They explain that in the past, if you knew something which nobody else did it was effectively a license to print money, by protecting that knowledge and using it to create products and services based on that knowledge (i.e. the Coca-Cola formula). This attitude is ‘deeply ingrained in the minds of executives’.

Hagel, Seely Brown and Davidson explain that in this new digital age, where products and knowledge are changing ever faster, stocks of knowledge are depreciating at a faster rate than ever before. They argue that in order to keep up it is necessary to:

continually refresh our stocks of knowledge by participating in relevant flows of new knowledge.

They identify two challenges with participating in knowledge flows:

  1. Knowledge does not flow easily
    • tacit knowledge (‘know how’) typically relies upon active knowledge sharing, Nonaka & Takeuchi (1995) describe master and apprentice traditions in Japan, this usually requires long-term trust-based relationships.
  2. To participate in knowledge flows over the long term it is necessary to also provide your own knowledge.
    • Participants in knowledge flows do not want people to take advantage of their knowledge for free (“takers”) so those who do not give enough knowledge back in return will find themselves increasingly marginalised.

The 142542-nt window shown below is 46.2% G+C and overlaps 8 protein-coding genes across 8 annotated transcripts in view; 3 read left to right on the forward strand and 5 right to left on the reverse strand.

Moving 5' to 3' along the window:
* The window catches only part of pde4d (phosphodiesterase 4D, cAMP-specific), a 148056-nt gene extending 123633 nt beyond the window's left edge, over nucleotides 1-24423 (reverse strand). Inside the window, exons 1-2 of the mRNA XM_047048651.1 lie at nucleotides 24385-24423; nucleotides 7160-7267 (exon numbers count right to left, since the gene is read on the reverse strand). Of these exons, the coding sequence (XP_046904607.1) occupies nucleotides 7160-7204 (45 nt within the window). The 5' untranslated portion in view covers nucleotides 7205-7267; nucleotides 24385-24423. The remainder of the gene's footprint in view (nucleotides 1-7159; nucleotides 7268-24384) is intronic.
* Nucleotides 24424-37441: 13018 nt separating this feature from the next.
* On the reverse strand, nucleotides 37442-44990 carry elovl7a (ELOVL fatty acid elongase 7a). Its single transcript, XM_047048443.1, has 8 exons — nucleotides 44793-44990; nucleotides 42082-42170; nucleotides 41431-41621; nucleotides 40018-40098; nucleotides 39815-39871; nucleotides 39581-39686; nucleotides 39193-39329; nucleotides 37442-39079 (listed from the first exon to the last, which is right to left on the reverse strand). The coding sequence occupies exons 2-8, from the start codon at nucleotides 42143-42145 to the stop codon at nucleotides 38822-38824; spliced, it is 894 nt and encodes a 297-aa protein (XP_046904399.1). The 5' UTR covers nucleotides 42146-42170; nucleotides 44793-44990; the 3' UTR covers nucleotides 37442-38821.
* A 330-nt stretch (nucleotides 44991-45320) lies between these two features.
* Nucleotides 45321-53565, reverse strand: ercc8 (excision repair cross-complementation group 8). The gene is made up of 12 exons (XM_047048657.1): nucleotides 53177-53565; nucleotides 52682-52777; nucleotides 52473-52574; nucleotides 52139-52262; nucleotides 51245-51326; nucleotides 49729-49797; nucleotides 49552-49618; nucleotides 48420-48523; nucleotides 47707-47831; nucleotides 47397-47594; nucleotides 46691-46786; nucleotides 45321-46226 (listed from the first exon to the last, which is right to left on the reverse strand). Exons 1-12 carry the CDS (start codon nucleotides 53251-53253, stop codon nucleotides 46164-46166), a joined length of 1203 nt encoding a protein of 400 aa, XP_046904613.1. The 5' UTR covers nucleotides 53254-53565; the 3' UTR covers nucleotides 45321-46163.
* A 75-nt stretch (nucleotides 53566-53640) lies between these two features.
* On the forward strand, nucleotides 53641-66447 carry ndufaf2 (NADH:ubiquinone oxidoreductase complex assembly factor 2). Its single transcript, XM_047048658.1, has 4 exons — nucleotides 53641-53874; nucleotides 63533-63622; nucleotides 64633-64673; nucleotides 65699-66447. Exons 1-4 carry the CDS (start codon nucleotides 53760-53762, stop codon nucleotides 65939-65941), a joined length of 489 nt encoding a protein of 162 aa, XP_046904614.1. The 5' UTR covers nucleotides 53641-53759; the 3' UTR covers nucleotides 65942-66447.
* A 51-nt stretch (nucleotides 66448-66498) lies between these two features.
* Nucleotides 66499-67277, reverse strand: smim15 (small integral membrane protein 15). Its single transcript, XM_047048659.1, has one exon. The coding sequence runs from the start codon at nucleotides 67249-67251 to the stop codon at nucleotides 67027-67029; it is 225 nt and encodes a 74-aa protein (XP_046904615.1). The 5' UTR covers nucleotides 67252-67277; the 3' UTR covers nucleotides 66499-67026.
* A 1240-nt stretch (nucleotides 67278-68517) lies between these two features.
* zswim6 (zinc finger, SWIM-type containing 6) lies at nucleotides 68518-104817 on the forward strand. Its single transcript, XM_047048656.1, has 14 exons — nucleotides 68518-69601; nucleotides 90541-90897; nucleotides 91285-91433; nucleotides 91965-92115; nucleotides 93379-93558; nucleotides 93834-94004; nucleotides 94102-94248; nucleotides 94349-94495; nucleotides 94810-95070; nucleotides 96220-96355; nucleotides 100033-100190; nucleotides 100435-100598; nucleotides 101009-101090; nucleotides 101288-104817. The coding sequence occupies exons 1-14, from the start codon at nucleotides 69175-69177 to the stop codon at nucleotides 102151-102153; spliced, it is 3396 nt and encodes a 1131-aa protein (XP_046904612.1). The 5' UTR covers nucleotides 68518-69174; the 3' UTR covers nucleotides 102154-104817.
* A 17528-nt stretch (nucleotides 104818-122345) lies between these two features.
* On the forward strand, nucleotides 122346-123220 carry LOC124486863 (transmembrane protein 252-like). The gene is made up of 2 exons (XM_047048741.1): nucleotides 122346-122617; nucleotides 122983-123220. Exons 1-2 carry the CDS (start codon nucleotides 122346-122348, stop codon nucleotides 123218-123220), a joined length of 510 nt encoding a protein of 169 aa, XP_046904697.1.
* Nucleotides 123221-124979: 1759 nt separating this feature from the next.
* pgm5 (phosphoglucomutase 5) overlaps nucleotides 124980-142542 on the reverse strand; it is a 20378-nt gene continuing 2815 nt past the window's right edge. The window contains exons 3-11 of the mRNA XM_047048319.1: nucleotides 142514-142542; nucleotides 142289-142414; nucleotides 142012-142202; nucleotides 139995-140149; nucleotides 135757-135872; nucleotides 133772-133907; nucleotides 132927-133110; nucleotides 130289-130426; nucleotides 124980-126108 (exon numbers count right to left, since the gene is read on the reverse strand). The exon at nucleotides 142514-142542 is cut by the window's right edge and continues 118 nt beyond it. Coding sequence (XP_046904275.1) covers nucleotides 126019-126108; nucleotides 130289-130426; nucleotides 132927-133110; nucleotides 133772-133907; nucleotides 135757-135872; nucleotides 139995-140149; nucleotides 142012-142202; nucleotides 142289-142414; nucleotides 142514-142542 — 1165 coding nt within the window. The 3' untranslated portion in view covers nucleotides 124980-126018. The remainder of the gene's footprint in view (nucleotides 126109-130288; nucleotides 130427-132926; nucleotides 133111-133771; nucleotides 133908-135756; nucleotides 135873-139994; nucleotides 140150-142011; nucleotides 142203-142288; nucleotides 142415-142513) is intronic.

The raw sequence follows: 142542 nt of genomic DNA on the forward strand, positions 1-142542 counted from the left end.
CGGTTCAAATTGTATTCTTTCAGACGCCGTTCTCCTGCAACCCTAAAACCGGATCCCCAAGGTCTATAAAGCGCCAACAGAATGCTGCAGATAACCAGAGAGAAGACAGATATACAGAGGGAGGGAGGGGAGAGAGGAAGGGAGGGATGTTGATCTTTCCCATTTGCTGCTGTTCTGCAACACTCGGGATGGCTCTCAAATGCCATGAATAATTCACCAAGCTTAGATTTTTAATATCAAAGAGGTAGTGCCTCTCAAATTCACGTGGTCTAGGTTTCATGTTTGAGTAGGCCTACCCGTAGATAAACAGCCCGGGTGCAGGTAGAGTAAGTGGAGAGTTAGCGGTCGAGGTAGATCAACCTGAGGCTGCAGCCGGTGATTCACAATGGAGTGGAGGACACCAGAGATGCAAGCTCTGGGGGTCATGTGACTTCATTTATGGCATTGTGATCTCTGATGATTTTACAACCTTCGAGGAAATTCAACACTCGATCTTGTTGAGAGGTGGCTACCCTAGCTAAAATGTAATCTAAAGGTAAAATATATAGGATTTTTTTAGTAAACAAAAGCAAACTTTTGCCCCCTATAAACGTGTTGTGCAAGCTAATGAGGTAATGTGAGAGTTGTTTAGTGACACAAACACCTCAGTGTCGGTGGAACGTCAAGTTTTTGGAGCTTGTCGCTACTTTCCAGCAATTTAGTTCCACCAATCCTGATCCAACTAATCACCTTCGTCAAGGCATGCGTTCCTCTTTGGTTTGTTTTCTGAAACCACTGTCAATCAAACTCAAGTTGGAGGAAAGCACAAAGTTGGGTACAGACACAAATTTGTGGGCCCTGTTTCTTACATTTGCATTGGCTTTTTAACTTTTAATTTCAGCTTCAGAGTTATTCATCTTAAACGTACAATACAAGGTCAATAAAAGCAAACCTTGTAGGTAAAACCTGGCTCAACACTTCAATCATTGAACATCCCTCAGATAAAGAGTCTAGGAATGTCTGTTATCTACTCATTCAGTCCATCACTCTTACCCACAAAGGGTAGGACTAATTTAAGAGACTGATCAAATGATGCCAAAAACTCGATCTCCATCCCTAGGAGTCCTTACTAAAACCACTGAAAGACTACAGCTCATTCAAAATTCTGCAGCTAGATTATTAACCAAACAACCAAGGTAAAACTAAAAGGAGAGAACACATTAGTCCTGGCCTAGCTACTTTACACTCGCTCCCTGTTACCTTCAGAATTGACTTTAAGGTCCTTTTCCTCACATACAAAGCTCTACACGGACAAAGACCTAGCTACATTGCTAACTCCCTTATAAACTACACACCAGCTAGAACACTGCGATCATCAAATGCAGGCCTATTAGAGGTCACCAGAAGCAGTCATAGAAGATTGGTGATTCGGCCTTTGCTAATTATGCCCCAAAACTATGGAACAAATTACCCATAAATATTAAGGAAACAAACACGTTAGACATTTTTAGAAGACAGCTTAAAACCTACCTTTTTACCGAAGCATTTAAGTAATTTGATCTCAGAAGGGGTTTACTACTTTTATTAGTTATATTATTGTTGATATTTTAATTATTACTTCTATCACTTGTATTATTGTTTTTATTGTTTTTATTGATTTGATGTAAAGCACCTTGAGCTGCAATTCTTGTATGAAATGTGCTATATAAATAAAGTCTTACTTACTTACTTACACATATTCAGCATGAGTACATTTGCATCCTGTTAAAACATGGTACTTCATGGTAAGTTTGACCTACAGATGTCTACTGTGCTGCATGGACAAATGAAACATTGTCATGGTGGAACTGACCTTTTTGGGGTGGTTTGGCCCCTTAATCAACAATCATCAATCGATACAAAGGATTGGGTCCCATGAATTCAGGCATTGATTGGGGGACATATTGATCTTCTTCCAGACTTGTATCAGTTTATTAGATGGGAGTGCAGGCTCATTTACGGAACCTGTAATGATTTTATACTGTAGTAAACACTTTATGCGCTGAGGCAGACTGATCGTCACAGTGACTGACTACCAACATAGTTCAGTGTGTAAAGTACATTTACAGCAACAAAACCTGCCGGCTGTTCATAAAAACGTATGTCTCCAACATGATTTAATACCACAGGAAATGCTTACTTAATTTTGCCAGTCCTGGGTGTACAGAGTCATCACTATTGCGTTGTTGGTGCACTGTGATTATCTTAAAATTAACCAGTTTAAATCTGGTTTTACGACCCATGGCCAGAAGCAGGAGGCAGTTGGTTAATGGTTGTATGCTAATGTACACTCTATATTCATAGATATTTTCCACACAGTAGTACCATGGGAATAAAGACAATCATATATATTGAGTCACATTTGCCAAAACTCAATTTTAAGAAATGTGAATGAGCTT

Towards the end of their post they describe a technique for making the most out of knowledge flows, and show how spikes of knowledge and expertise have materialised across the globe (Silicon Valley, Bangalore, St. Petersberg), where like-minded people and organisations gather they exponentially enhance knowledge flows and we have all seen the success of businesses in these locations in developing cutting edge products and services.

What does Richard think about this?

These ‘knowledge flows’ remind me of communities of practice, as discussed in some Knowledge Management literature, where like-minded people are brought together to share their knowledge and experience with others, providing valuable transfer of knowledge and hopefully boosting their performance and making their organisations more successful.

I personally like the idea of knowledge flows, especially in fast moving sectors where it is necessary to maintain your own knowledge to enable your organisation to continue to deliver relevant and current products and services.

Could it be utilised within the automotive industry I wonder? I know some manufacturers have technological partners in developing the latest technology (i.e. Nissan and NEC developing new batteries for electric cars), and also their R&D divisions often have close links to universities. But the idea of knowledge sharing between automotive companies would be very difficult (except between partners), due to the secretive nature and very long lead times for development. Many automotive companies duplicate time, effort and money in developing competing new technologies. So I can’t really see it happening in the automotive sector. However, I could see them working with technological leaders in other sectors to share knowledge on similar technologies.

I might look at this further in a later post, so stay tuned…